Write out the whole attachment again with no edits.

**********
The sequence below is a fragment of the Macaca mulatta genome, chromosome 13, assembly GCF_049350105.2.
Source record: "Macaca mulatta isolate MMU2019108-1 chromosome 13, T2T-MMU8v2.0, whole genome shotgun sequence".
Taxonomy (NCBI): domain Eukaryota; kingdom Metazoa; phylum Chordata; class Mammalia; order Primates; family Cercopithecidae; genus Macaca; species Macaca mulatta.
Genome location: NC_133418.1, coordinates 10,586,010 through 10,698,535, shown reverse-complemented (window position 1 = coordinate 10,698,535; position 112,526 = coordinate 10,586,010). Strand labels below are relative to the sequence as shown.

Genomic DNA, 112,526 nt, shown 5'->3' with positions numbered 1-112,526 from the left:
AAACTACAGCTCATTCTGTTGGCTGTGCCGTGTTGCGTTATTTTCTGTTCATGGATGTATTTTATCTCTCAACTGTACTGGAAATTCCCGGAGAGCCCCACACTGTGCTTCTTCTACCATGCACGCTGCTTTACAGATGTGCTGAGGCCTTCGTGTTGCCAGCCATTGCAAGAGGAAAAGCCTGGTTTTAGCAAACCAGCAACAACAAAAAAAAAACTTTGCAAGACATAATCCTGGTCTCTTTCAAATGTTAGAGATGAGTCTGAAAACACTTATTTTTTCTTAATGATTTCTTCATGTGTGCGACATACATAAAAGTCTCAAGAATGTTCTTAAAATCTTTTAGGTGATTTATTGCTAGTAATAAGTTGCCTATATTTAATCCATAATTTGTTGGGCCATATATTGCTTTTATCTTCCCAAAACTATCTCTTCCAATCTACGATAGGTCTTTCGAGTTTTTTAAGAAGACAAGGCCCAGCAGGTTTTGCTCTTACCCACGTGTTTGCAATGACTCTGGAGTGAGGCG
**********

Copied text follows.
The sequence below is a fragment of the Macaca mulatta genome, chromosome 13, assembly GCF_049350105.2.
Source record: "Macaca mulatta isolate MMU2019108-1 chromosome 13, T2T-MMU8v2.0, whole genome shotgun sequence".
Taxonomy (NCBI): domain Eukaryota; kingdom Metazoa; phylum Chordata; class Mammalia; order Primates; family Cercopithecidae; genus Macaca; species Macaca mulatta.
Genome location: NC_133418.1, coordinates 10,586,010 through 10,698,535, shown reverse-complemented (window position 1 = coordinate 10,698,535; position 112,526 = coordinate 10,586,010). Strand labels below are relative to the sequence as shown.

Genomic DNA, 112,526 nt, shown 5'->3' with positions numbered 1-112,526 from the left:
AAACTACAGCTCATTCTGTTGGCTGTGCCGTGTTGCGTTATTTTCTGTTCATGGATGTATTTTATCTCTCAACTGTACTGGAAATTCCCGGAGAGCCCCACACTGTGCTTCTTCTACCATGCACGCTGCTTTACAGATGTGCTGAGGCCTTCGTGTTGCCAGCCATTGCAAGAGGAAAAGCCTGGTTTTAGCAAACCAGCAACAACAAAAAAAAAACTTTGCAAGACATAATCCTGGTCTCTTTCAAATGTTAGAGATGAGTCTGAAAACACTTATTTTTTCTTAATGATTTCTTCATGTGTGCGACATACATAAAAGTCTCAAGAATGTTCTTAAAATCTTTTAGGTGATTTATTGCTAGTAATAAGTTGCCTATATTTAATCCATAATTTGTTGGGCCATATATTGCTTTTATCTTCCCAAAACTATCTCTTCCAATCTACGATAGGTCTTTCGAGTTTTTTAAGAAGACAAGGCCCAGCAGGTTTTGCTCTTACCCACGTGTTTGCAATGACTCTGGAGTGAGGCG